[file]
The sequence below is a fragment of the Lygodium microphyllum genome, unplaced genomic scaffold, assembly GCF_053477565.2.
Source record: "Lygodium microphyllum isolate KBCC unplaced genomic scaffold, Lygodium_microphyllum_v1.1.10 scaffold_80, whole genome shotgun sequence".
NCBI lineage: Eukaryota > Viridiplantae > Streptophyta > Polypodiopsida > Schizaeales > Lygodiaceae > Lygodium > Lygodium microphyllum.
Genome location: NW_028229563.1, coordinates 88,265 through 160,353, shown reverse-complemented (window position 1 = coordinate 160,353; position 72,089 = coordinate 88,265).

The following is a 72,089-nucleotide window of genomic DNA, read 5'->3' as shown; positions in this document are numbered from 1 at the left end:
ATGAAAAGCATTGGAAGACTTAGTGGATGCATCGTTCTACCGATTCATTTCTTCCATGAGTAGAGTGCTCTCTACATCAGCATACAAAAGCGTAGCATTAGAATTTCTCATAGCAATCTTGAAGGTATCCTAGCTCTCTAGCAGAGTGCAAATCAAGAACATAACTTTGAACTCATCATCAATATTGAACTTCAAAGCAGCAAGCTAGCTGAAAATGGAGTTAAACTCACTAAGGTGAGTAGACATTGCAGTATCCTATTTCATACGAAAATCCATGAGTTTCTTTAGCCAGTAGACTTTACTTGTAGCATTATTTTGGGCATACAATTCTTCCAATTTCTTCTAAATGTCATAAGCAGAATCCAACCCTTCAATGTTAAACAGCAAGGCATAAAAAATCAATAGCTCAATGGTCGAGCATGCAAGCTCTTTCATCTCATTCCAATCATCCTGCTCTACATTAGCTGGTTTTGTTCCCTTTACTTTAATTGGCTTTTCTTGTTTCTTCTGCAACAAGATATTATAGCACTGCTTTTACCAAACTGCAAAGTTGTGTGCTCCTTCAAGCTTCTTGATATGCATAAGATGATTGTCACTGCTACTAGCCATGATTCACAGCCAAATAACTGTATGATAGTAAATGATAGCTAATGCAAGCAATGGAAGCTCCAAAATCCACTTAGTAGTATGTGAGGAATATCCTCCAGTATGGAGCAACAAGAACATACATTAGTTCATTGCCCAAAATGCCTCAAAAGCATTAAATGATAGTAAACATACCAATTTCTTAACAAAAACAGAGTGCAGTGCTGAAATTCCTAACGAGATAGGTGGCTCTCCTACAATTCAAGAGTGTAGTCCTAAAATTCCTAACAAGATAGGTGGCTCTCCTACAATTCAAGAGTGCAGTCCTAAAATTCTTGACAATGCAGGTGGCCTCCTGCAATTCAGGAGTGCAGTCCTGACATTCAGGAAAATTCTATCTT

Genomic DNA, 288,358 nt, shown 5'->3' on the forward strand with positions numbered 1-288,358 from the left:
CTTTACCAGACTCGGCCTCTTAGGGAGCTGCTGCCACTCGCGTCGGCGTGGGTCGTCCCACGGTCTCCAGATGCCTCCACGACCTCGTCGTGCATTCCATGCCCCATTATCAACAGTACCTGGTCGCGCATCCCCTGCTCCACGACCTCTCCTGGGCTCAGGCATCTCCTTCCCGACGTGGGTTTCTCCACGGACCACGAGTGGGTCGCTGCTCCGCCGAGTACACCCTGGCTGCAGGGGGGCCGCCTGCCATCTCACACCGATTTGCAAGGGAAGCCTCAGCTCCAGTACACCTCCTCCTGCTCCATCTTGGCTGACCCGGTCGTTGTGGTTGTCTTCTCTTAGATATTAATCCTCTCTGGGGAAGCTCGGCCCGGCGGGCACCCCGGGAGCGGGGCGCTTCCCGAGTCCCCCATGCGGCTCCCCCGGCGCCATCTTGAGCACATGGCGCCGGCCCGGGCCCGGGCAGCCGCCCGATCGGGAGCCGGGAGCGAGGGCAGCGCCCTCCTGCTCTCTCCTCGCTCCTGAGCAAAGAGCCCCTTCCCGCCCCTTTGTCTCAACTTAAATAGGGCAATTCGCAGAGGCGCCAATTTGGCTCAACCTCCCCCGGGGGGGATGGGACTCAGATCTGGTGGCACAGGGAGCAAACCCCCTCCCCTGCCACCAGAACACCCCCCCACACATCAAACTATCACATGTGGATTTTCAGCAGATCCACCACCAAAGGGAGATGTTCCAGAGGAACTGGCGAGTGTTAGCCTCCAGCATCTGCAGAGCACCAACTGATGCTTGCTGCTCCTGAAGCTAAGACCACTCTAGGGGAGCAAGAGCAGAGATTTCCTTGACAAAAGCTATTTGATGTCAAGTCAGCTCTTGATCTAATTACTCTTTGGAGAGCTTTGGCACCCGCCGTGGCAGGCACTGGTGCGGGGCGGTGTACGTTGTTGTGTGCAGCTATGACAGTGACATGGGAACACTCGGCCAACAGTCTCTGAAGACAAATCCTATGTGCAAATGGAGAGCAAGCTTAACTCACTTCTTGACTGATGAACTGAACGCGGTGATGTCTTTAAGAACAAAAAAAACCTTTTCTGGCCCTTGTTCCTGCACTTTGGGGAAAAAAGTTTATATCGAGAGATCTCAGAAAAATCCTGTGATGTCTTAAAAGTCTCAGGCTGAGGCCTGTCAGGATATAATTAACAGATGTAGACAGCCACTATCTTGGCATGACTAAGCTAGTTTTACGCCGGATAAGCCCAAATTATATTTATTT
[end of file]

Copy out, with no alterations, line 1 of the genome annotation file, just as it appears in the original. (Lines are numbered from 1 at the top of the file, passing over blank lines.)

The sequence below is a fragment of the Lygodium microphyllum genome, unplaced genomic scaffold, assembly GCF_053477565.2.